17. Stratosphere In the Earth's stratosphere, temperature increases with altitude. This increase is caused by ozone molecules that absorb UV radiation and thus heat the air. Ozoneis concentrated around an altitude of 25 kilometers in the “ozone layer”. Ozone protects life from harmful UV radiation -- the “ozone hole” is different from climate warming.

  18. Troposphere The troposphere is the layer in contact with the Earth’s surface, and hence its temperature structure is determined by energy transmitted to and from the surface. Weather occurs in the troposphere.

  19. Atmospheric Composition N2 • Main constituents: • N2 78.08% 780,800 ppmv • O2 20.95% 209,500 ppmv • Ar 0.93% 9,300 ppmv • CO2 0.036% 380 ppmv* • *99% of greenhouse gases, excluding H2O O2 Ar

  20. Anthropogenic Greenhouse Gasesand Global Warming Potential Water (vapour) is a greenhouse gas that accounts for 95% of the natural greenhouse effect, leaving ~5% for anthropogenic gases shown.

  21. Energy on Earth – review Energy is input from the sun and is moved from low latitudes to high latitudes through the atmosphere and ocean currents. IPCC WG1

  22. Atmospheric Circulation without Coriolis effects If Earth did not rotate and had no continental land masses, the wind system would be simple: rising air at the equator moves toward the poles, cools, and returns at lower altitude toward the tropics. This general circulation is called a ‘Hadley Cell’.

  23. A Rotating Planet and the Coriolis Effect Once air has been set in motion it undergoes a deflection from its path, as seen by an observer on the surface. It is deflected to the right by the Coriolis force in the northern hemisphere, and is deflected to the left in the southern hemisphere.

  24. equator Actual Circulation of the Atmosphere Heating and Earth’s rotation combine to drive differences in air pressure that create 3 Hadley cells in each hemisphere. This multi-cell circulation produces high and low pressure cells, and produces the “trade winds” and the “jet-stream”.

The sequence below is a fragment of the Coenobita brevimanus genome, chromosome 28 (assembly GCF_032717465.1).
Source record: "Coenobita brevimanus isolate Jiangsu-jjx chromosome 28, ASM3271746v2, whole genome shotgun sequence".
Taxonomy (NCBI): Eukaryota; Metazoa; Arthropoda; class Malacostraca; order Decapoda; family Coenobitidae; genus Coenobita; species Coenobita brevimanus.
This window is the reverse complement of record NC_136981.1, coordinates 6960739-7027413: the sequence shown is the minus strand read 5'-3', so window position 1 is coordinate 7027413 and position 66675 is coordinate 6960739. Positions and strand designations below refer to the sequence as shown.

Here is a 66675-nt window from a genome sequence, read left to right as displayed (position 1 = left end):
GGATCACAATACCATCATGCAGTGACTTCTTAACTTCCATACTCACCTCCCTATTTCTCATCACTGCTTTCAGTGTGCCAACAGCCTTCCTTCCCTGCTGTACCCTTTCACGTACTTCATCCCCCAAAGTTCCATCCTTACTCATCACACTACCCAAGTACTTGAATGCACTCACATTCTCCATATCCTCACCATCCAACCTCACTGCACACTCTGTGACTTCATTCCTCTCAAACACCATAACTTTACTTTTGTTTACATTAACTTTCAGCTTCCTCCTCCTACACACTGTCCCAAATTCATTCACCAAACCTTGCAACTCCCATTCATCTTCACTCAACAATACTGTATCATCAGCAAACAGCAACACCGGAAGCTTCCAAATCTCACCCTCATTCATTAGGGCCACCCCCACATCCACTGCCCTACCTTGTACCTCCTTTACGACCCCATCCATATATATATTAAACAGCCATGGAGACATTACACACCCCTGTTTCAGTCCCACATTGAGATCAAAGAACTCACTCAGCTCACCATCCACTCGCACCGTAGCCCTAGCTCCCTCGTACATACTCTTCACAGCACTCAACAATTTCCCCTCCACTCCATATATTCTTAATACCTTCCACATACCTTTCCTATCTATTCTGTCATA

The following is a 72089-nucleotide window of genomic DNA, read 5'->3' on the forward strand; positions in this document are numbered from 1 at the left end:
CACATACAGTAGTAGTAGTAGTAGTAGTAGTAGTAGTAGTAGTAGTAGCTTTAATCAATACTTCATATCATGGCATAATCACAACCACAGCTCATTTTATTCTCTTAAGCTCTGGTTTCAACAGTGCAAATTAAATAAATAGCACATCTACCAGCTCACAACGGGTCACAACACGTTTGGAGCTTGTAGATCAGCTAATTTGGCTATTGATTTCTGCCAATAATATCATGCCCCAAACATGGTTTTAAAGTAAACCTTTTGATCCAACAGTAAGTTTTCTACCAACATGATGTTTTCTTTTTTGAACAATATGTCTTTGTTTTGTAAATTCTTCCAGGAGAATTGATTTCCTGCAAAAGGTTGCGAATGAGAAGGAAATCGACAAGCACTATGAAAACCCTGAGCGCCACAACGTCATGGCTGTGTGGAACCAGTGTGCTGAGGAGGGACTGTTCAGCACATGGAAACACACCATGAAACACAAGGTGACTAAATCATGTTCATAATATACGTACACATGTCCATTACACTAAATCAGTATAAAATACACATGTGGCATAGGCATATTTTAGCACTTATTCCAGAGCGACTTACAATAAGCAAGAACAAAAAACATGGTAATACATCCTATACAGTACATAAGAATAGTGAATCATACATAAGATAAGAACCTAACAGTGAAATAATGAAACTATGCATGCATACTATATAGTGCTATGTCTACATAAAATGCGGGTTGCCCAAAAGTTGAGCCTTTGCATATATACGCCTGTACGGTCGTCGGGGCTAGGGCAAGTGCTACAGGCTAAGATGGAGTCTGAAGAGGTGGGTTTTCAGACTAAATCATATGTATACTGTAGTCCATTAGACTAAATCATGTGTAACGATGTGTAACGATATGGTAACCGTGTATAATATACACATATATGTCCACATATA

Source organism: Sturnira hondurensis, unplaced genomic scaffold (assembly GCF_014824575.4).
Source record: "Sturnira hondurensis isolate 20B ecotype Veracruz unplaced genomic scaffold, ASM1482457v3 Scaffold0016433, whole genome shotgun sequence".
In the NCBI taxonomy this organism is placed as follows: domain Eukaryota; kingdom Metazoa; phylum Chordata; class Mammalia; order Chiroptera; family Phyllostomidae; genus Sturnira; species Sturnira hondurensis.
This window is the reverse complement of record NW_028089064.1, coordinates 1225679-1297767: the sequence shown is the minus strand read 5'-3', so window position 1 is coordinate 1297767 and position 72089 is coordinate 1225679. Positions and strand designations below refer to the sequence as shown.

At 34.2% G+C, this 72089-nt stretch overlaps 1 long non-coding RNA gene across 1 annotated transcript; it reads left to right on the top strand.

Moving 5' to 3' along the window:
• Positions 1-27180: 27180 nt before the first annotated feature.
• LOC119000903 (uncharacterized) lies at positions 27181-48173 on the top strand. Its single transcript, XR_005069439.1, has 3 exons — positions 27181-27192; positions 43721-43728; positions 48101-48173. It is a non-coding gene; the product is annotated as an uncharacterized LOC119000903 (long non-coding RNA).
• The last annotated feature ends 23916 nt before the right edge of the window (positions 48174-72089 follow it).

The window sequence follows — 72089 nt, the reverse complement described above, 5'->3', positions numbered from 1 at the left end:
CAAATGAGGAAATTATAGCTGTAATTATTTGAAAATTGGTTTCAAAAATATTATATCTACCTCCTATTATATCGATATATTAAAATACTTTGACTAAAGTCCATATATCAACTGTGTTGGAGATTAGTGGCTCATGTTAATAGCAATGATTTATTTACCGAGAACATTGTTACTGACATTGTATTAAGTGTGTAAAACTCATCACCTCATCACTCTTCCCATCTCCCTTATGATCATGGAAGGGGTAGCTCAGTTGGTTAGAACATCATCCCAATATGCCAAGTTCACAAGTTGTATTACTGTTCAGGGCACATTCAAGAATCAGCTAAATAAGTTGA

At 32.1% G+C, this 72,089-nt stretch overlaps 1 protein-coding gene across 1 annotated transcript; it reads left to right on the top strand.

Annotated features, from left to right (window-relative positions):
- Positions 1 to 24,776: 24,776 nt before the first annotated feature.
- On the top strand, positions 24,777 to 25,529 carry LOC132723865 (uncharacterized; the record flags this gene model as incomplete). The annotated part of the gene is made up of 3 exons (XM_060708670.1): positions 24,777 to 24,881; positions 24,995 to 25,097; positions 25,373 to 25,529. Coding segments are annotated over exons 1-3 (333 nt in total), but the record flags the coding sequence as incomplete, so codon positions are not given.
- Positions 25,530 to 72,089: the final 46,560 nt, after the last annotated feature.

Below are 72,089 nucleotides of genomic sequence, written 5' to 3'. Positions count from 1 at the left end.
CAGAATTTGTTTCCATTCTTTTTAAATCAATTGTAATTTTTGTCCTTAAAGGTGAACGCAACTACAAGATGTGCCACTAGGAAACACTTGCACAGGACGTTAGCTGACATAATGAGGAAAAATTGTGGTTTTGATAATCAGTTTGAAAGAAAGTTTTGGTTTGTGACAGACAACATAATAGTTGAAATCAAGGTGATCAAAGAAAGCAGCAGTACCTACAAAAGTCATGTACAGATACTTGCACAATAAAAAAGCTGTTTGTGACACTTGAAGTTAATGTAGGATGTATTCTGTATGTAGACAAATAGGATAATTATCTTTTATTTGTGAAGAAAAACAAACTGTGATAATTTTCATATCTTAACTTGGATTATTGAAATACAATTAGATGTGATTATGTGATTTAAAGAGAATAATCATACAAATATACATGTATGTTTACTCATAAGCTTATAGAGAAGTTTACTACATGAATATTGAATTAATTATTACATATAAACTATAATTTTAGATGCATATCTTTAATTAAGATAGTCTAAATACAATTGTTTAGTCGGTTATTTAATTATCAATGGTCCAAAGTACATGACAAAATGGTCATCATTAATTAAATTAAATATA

25. Monthly sea-level pressure and surface winds From

  26. Weather Patterns – are driven by variable high and low pressure cells • Weather patterns are more complex than the global circulation • Areas of high and low pressure change the weather frequently

  27. Weatherversus Climate Weather describes the current atmospheric conditions at a particular place, such as temperature, precipitation, wind, humidity, and pressure. Climate describes the general weather patterns expected in a particular place such as Michigan or the Arctic or the tropics. In other words, “climate is the statistical average of weather over time”. Climate may also describe large-scale weather patterns over long time frames, such as the “Ice Age climate”.

  28. Climate Zones and Biomes The direction of air flow and ascent and descent of air masses in Hadley cells determines Earth’s climatic zones.These climate zones in turn control the plant and animal species that inhabit large-scale “biomes” on Earth.

  29. Time Constants for Atmospheric Mixing East-west mixing at mid latitudes takes ~ 3-4 weeks North-south mixing across the equator takes ~ 1 year Australian Government, Bureau of Meteorology

  30. Summary: • Different layers of our atmosphere perform different functions related to heat balance (greenhouse gases) and weather. • Greenhouse gases have different warming potentials, which is a function of how much radiation they absorb and their residence time in the atmosphere. Changes in the amounts of these gases are important for global warming. • The atmosphere mixes relatively quickly, and transports large amounts of heat around the globe. This rapid mixing is what makes greenhouse gas emissions a “global problem”. • Stable patterns of atmospheric circulation (modified by Coriolis effects) lead to consistent “climate zones”, which control the general distribution of plants and animals in Earth’s “biomes”.